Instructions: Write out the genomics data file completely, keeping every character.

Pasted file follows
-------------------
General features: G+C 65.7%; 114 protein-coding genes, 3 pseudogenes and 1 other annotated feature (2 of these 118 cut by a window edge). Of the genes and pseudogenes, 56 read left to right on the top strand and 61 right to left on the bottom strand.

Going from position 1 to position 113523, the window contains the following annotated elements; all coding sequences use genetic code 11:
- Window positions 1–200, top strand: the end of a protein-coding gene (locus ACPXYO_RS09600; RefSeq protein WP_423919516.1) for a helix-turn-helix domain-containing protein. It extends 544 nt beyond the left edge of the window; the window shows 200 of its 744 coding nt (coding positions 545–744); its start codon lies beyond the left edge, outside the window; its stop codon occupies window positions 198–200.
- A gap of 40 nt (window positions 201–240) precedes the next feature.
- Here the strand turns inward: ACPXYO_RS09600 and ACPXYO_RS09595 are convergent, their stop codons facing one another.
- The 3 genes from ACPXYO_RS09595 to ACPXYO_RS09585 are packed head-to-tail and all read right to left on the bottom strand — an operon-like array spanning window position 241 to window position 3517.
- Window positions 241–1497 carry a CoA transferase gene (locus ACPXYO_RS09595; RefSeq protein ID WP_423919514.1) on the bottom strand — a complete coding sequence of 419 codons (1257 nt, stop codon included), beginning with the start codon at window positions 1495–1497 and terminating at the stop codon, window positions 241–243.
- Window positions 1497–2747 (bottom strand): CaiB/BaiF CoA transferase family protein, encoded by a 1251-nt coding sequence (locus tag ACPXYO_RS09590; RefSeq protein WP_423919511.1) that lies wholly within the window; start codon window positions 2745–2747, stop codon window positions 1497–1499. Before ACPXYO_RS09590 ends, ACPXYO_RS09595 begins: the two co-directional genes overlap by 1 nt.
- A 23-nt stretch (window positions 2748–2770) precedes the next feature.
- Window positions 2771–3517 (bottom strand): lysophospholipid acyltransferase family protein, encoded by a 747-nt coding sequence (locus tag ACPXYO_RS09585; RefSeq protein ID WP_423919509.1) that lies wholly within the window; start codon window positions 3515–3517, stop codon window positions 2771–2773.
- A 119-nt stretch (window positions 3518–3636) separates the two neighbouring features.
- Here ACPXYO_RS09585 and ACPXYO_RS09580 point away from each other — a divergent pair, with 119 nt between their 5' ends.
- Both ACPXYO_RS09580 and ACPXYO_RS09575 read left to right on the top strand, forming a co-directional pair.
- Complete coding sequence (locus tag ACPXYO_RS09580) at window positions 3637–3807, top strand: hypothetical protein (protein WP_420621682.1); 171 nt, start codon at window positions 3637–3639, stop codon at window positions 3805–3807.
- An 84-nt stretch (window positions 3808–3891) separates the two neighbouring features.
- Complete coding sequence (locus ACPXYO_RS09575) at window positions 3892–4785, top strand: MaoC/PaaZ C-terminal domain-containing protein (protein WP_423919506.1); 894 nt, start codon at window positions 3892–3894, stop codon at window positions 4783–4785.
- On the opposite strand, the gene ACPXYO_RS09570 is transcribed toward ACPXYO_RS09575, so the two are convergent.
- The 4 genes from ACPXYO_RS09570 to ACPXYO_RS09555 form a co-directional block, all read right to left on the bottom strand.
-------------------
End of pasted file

General features: G+C 65.7%; 114 protein-coding genes, 3 pseudogenes and 1 other annotated feature (2 of these 118 cut by a window edge). Of the genes and pseudogenes, 56 read left to right on the top strand and 61 right to left on the bottom strand.

Going from position 1 to position 113523, the window contains the following annotated elements; all coding sequences use genetic code 11:
- Window positions 1–200, top strand: the end of a protein-coding gene (locus ACPXYO_RS09600; RefSeq protein WP_423919516.1) for a helix-turn-helix domain-containing protein. It extends 544 nt beyond the left edge of the window; the window shows 200 of its 744 coding nt (coding positions 545–744); its start codon lies beyond the left edge, outside the window; its stop codon occupies window positions 198–200.
- A gap of 40 nt (window positions 201–240) precedes the next feature.
- Here the strand turns inward: ACPXYO_RS09600 and ACPXYO_RS09595 are convergent, their stop codons facing one another.
- The 3 genes from ACPXYO_RS09595 to ACPXYO_RS09585 are packed head-to-tail and all read right to left on the bottom strand — an operon-like array spanning window position 241 to window position 3517.
- Window positions 241–1497 carry a CoA transferase gene (locus ACPXYO_RS09595; RefSeq protein ID WP_423919514.1) on the bottom strand — a complete coding sequence of 419 codons (1257 nt, stop codon included), beginning with the start codon at window positions 1495–1497 and terminating at the stop codon, window positions 241–243.
- Window positions 1497–2747 (bottom strand): CaiB/BaiF CoA transferase family protein, encoded by a 1251-nt coding sequence (locus tag ACPXYO_RS09590; RefSeq protein WP_423919511.1) that lies wholly within the window; start codon window positions 2745–2747, stop codon window positions 1497–1499. Before ACPXYO_RS09590 ends, ACPXYO_RS09595 begins: the two co-directional genes overlap by 1 nt.
- A 23-nt stretch (window positions 2748–2770) precedes the next feature.
- Window positions 2771–3517 (bottom strand): lysophospholipid acyltransferase family protein, encoded by a 747-nt coding sequence (locus tag ACPXYO_RS09585; RefSeq protein ID WP_423919509.1) that lies wholly within the window; start codon window positions 3515–3517, stop codon window positions 2771–2773.
- A 119-nt stretch (window positions 3518–3636) separates the two neighbouring features.
- Here ACPXYO_RS09585 and ACPXYO_RS09580 point away from each other — a divergent pair, with 119 nt between their 5' ends.
- Both ACPXYO_RS09580 and ACPXYO_RS09575 read left to right on the top strand, forming a co-directional pair.
- Complete coding sequence (locus tag ACPXYO_RS09580) at window positions 3637–3807, top strand: hypothetical protein (protein WP_420621682.1); 171 nt, start codon at window positions 3637–3639, stop codon at window positions 3805–3807.
- An 84-nt stretch (window positions 3808–3891) separates the two neighbouring features.
- Complete coding sequence (locus ACPXYO_RS09575) at window positions 3892–4785, top strand: MaoC/PaaZ C-terminal domain-containing protein (protein WP_423919506.1); 894 nt, start codon at window positions 3892–3894, stop codon at window positions 4783–4785.
- On the opposite strand, the gene ACPXYO_RS09570 is transcribed toward ACPXYO_RS09575, so the two are convergent.
- The 4 genes from ACPXYO_RS09570 to ACPXYO_RS09555 form a co-directional block, all read right to left on the bottom strand.